• FWIW, last I heard, Samba had given up on solving this problem correctly, though that may have changed.

It seems to me that tahoe probably has enough flexibility to store any filename, and many people will only be using it to store and retrieve files to/from the same system, so it should "just work" for that use case. In the other cases, it would probably be a good idea to provide a hook in the Python API for handling filenames that can't be represented, and when using the CLI, etc., there should be at least two options: translate the name via some encoding, with a warning, and cause a hard error.

My 2c.

comment:4 in reply to: ↑ 3 ; follow-up: Changed at 2009-06-14T16:49:38Z by swillden

Replying to bewst:

It seems to me that tahoe probably has enough flexibility to store any filename, and many people will only be using it to store and retrieve files to/from the same system, so it should "just work" for that use case.

This is my thought as well, at least for backup use cases. Tahoe in general has a broader usage model, and so solutions appropriate for backup may not be adequate for those other use cases, but for backups, I think the top priority is ensuring that backups succeed reliably and don't lose any data -- including file name data.

That's why the approach I've chosen for GridBackup (which, BTW, is finally starting to write to a grid, Yay!) is to make sure that:

  1. ALL names can be backed up, regardless of whether or not they make any sense on any filesystem in existence.
  1. When restoring to a system that uses the same encoding as the backup source, all names are restored byte-for-byte identically to what was read from the file system during backup.
  1. When restoring to a system that uses a different encoding, I try to transcode the names but just error out if it doesn't work. Eventually my plan is to give the user a list of paths that broke and let them decide what to name each of them, with some suggestions based on attempts to decode the name with all Python-supported codecs.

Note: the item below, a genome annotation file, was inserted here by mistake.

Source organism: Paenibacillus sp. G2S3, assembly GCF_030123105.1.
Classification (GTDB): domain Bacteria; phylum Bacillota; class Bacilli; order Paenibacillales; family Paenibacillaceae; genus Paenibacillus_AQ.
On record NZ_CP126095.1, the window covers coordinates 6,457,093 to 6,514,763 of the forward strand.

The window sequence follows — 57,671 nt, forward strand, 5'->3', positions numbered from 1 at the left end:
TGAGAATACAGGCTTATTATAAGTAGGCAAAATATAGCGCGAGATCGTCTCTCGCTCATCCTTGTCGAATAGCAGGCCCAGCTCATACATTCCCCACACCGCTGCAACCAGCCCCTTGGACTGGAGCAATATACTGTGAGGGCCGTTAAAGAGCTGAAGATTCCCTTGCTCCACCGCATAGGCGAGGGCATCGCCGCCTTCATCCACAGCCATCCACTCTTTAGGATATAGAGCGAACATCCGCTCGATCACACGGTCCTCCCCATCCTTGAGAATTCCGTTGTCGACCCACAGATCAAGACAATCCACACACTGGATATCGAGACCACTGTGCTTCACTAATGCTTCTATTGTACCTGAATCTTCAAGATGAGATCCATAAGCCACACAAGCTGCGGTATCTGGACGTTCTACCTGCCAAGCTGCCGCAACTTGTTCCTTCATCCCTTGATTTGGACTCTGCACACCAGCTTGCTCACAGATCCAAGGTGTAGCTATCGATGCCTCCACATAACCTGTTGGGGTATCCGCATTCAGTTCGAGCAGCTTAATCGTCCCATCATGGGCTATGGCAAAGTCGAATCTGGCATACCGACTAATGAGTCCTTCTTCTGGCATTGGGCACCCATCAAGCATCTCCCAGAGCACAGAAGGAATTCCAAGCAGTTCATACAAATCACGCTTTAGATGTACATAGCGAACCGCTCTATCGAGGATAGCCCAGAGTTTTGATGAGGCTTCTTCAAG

During a restore, there's room for human intervention to address naming problems, but during backup, I just want to get the data. I'm taking a similar approach to other metadata. Extended attributes, ACLs, resource forks, even POSIX permissions -- there are destination systems to which none of these things will make sense, but that's okay. The backup will grab everything and we can deal with how to make use of the data, if possible, during restore.

comment:5 in reply to: ↑ 4 Changed at 2009-06-15T09:39:12Z by bewst

Replying to swillden:

Replying to bewst:

It seems to me that tahoe probably has enough flexibility to store any filename, and many people will only be using it to store and retrieve files to/from the same system, so it should "just work" for that use case.

This is my thought as well, at least for backup use cases.

It's what I want for all the use cases I can think of, and especially so while GridBackup isn't ready for primetime.

comment:6 Changed at 2009-06-30T12:38:02Z by zooko

  • Milestone changed from 1.5.0 to 1.6.0

comment:7 Changed at 2009-11-23T02:24:22Z by davidsarah

  • Keywords i18n added

comment:8 Changed at 2009-12-03T18:11:12Z by zooko

  • Keywords unicode added

comment:9 Changed at 2010-01-26T15:44:07Z by zooko

  • Milestone changed from 1.6.0 to eventually

comment:10 Changed at 2010-01-27T06:01:13Z by zooko

  • Milestone changed from eventually to 1.7.0

comment:11 Changed at 2010-05-05T05:47:01Z by zooko

  • Milestone changed from 1.7.0 to eventually

I'm not going to do anything about this for v1.7.0. I still think the current behavior is problematic (there are normal, not-uncommon use cases where some files are unexpectedly overwritten and others where download/restore fails). But I don't have time to work on it for v1.7.0.

comment:12 Changed at 2010-05-18T21:20:50Z by zooko

I almost hesitate to mention this, because I'm not at all sure that it is a good idea, but with regard to problem 4. from the initial comment, we just try to autodetect the real encoding (if any) using this package I just discovered: http://chardet.feedparser.org/ . It is probably an even worse idea for filenames than for other strings, which can be short and non-linguistic (e.g. "f954b.c" is a reasonable filename for an English speaker to use but not a reasonable string to find in English prose a newspaper or web page.)

comment:13 Changed at 2010-06-21T03:13:34Z by davidsarah

  • Keywords names added

comment:14 Changed at 2010-07-14T06:30:26Z by zooko